“I’ve been described as a tough and noisy woman, a prizefighter, a man-hater, you name it. They call me Battling Bella,” Abzug wrote in a journal of her first year in Congress in 1971. “But whatever I am … I am a very serious woman.” —excerpt from Women Politicians and the Media by Maria Braden
By Denise Oliver Velez / Daily Kos
I grew up in a world where women were breaking down the doors into politics.
A world where women like Shirley Chisholm and Barbara Jordan were elected to Congress. Growing up as a New Yorker, one of the fiercest role models of them all was Bella Abzug. She was a feminist, a staunch anti-racist and as a result of the cold-war, she became a leading voice in what would become a mass movement. In 1961 she co-founded Women Strike for Peace “after over 50,000 women across the country marched for peace and against above-ground testing of nuclear weapons.”
Blanche Weisen Cook’s profile of Abzug in the Jewish Women’s Archive describes her move into electoral politics:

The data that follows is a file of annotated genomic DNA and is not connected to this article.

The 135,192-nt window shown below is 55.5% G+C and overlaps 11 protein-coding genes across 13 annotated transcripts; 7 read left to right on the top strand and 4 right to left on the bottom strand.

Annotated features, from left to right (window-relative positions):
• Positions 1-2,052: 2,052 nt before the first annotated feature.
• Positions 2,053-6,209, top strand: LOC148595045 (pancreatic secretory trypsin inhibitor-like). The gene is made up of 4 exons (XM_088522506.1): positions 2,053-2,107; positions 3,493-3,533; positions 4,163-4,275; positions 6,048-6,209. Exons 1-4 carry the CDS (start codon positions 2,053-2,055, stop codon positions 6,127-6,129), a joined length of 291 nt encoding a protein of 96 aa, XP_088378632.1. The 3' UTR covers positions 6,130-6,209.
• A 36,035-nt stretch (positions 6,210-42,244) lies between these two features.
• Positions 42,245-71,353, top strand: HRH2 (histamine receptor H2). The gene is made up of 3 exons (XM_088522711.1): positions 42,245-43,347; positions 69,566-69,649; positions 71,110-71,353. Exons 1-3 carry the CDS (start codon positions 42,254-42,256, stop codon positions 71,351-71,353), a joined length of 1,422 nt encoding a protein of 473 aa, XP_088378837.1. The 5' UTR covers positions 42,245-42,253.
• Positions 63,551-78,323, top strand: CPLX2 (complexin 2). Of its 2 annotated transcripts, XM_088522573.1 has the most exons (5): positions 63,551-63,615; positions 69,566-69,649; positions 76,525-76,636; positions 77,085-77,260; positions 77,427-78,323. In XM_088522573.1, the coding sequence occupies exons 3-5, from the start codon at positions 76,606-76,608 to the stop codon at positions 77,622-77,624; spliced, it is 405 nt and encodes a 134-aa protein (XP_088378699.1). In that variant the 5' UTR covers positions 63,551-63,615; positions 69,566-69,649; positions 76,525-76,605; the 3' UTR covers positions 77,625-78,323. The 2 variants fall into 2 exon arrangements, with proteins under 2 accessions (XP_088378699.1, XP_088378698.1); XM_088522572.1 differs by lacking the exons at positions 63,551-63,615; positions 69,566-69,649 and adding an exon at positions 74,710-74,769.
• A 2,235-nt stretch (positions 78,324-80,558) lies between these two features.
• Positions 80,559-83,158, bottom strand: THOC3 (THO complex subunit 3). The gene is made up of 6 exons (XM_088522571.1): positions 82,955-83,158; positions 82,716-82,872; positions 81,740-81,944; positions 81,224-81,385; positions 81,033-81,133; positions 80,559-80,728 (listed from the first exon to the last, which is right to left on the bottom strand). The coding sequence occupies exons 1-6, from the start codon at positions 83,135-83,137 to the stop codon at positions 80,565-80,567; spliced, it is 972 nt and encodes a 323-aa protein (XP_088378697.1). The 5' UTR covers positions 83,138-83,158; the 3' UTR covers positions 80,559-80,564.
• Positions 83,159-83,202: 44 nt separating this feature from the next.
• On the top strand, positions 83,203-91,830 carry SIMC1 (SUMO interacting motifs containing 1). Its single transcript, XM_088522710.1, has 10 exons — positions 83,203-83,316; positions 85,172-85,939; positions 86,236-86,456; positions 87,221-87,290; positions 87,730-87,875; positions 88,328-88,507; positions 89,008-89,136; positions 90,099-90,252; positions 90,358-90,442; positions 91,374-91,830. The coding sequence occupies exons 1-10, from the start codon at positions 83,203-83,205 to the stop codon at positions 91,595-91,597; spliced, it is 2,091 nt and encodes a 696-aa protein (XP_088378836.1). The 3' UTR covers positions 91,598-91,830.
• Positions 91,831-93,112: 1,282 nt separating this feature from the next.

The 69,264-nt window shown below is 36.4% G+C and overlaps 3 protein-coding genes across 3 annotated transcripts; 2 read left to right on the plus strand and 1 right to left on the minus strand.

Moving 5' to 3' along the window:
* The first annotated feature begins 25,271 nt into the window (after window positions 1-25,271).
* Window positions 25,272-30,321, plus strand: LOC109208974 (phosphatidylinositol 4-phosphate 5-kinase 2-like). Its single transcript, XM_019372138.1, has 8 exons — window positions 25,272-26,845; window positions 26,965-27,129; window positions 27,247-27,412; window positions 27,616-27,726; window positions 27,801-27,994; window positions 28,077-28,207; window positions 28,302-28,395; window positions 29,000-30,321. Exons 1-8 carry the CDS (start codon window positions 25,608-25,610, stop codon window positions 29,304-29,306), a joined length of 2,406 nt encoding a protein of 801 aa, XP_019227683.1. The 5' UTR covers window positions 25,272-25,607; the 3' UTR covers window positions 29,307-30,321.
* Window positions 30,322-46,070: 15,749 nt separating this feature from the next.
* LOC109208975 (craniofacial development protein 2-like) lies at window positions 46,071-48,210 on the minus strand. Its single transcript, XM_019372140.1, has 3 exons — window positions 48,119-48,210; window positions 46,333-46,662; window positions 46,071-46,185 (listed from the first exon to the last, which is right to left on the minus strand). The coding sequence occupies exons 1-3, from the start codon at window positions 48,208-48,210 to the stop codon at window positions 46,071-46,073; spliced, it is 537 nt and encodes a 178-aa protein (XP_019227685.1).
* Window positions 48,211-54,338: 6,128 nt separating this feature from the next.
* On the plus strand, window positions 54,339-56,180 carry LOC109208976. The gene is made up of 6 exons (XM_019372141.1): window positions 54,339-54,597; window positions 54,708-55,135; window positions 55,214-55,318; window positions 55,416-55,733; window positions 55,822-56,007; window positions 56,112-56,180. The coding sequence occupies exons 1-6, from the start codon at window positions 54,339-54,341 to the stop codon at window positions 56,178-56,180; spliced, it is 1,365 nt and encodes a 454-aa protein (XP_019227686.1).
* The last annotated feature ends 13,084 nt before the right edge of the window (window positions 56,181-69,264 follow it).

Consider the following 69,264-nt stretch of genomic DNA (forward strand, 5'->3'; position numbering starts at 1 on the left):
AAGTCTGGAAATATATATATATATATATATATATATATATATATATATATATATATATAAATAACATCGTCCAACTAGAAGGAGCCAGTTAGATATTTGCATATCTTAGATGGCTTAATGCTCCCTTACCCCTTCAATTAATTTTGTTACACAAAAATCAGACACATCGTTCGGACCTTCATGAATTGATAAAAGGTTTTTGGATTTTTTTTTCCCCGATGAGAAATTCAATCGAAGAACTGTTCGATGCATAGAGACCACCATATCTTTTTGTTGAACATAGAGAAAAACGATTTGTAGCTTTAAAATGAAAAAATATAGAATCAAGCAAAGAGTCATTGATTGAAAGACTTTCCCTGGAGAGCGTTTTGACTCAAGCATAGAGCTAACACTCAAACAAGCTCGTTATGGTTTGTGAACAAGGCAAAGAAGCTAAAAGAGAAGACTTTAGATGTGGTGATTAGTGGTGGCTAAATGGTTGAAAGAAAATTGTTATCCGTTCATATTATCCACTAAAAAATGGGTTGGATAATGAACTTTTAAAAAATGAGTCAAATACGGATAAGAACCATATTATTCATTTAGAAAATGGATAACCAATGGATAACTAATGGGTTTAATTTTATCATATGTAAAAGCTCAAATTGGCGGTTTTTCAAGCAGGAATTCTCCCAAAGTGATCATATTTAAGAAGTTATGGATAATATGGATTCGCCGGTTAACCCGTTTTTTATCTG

A leading reform Democrat, a successful attorney, a popular grass-roots activist, Abzug was urged to run for Congress, which she agreed to do at the age of fifty in 1970. Stunning and galvanizing, with her hats and her homilies, she became a household symbol for dramatic change. Representing Greenwich Village, Little Italy, the Lower East Side, the West Side, and Chelsea, she was the first woman elected to Congress on a women’s rights/peace platform. New York agreed, “This woman’s place is in the House—the House of Representatives.”
She was also the first Jewish woman elected to the house. She would go on to make a lasting mark in Congress and in the hearts and minds of her admirers, many of them young women who would follow her example.
The following video clip gives you a chance to hear Bella, “In Her Own Words.”